The Nature of Things | WYPR

The Nature of Things

Tuesday at 4:44 pm

The Nature of Things is a weekly broadcast about our area’s native flora and fauna, hosted by Irvine Nature Center’s Executive Director Brooks Paternotte.  At the start of each week, The Nature of Things offers an eco-friendly perspective on everything from our changing seasons to the sounds of our migrating birds to the plants invading our yards, fields and forests.

Tune in to 88.1 WYPR every Tuesday at 4:44 pm. as Brooks inspires us all to explore, respect and protect nature.

Irvine Nature Center

The process these farms follow to tap maple trees, collect the sap and make maple syrup is actually quite simple. It does, however, take lots of time and a willingness to get outdoors in the cold and experience this miracle of nature.

Hibernation

Feb 4, 2015
Photo via North American Bear Center

Of all the adaptations employed by our local animals to deal with our winter climates, true hibernation is definitely the most drastic.


Aspen Nature

This time of year, the night sky tends to be the clearest and there’s less light pollution. Though the evenings might be cold, in winter constellations like the Big Dipper and Cassiopeia, are easier to see and identify.


Gray Squirrels

Jan 13, 2015

Five species of squirrels can be found in Maryland. There’s the red squirrel, the southern flying squirrel, the eastern fox squirrel and the Delmarva fox squirrel.


Pawpaw

Jan 6, 2015
Photo from Eat the Weeds

I have a secret snack. When I’m hiking in damp, forested areas of the Chesapeake Bay watershed, I don’t look to my backpack for a granola bar or trail mix. Instead, I look to the trees for a pawpaw.


Stink Bugs

Dec 30, 2014
Rutgers University

Unfortunately, not many predators are interested in eating the ubiquitous brown marmorated stink bug we see so much of in our listening area. That’s because it’s not a native species.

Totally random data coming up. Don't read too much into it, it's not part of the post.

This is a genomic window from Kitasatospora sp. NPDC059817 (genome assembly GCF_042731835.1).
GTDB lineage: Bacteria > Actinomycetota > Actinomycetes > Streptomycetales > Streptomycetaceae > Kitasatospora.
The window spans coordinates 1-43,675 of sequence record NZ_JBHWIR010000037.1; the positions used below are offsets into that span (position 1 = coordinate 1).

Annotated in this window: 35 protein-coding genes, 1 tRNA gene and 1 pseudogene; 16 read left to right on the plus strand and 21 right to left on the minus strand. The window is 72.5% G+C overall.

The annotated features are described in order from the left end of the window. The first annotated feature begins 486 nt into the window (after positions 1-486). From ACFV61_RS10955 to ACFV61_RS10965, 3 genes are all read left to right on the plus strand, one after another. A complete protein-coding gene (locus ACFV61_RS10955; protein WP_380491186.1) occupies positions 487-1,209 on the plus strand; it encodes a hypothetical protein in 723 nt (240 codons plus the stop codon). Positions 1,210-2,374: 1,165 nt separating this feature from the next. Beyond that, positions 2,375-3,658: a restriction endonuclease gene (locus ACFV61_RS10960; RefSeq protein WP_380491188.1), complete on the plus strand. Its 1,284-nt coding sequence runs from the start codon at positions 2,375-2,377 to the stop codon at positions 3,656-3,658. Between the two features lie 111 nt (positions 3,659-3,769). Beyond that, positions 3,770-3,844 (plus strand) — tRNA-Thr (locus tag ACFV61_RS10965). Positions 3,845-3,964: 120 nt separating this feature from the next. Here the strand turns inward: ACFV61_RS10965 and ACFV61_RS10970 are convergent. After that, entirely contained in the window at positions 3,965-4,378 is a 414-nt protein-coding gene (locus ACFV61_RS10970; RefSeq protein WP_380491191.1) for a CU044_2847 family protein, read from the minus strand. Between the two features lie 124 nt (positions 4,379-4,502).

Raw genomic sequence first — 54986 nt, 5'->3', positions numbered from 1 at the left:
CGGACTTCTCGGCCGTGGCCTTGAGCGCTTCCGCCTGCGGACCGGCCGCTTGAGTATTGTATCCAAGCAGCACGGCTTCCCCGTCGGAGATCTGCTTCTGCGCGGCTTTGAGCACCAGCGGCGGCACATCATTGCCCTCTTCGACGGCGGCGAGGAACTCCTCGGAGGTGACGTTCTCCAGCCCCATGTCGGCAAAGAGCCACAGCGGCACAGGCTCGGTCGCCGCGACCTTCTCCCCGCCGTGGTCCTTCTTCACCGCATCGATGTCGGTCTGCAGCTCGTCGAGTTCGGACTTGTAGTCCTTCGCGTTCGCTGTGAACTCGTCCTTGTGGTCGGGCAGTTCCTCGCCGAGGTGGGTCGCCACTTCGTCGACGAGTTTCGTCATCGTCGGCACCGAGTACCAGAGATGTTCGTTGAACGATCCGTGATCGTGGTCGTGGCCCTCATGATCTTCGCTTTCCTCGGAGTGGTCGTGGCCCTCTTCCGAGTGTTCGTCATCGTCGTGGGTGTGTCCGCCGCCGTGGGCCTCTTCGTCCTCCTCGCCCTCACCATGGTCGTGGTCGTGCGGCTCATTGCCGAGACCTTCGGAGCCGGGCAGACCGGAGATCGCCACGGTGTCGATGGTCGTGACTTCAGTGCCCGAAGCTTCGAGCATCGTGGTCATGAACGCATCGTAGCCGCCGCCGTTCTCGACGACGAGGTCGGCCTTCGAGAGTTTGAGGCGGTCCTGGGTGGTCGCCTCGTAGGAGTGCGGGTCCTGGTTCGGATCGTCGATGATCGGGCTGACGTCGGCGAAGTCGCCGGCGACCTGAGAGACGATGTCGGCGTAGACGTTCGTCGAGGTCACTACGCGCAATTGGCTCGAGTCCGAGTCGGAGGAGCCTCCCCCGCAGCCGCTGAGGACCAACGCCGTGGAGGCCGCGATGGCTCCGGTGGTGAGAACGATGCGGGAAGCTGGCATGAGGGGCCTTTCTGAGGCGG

West YellowStone Montana

Need another reason to exercise outside? There’s nothing like returning to the warmth of indoors, pink-cheeked and tired, and sitting by a warm fire or sipping a mug of hot cocoa. There’s no such thing as bad weather, only bad clothes!


A light dusting of snow is an optimum time to look for signs of our native cottontail rabbits.  When hopping, rabbits' long hind feet come down in front of the smaller front feet – making them incredibly easy for kids and adults to spot.

Kudzu

Dec 9, 2014

 Kudzu grows extremely quickly. Under optimal conditions, it can grow a full foot per day. This fast growth combined with its climbing nature allows kudzu’s hairy vines to swiftly cover other plants, vehicles, utility poles, even whole houses when left unchecked.

Five species of squirrels can be found in Maryland. There’s the red squirrel, the southern flying squirrel, the eastern fox squirrel and the Delmarva fox squirrel.


Turkeys

Nov 26, 2014

Wild turkeys, once nearly extinct in Maryland, are back, and at least one wild turkey roams the property at Irvine.


Did you know that over 95% of the insects are not really pests? That means that the great majority of creepy crawlies we swat, squash and flush are actually beneficial.


Emma – ever the curious 4-year-old – showed me a rainbow of red, orange and yellow leaves and asked a simple question. "Why do leaves change their color in fall?" Hard as it is to confess, I had no idea.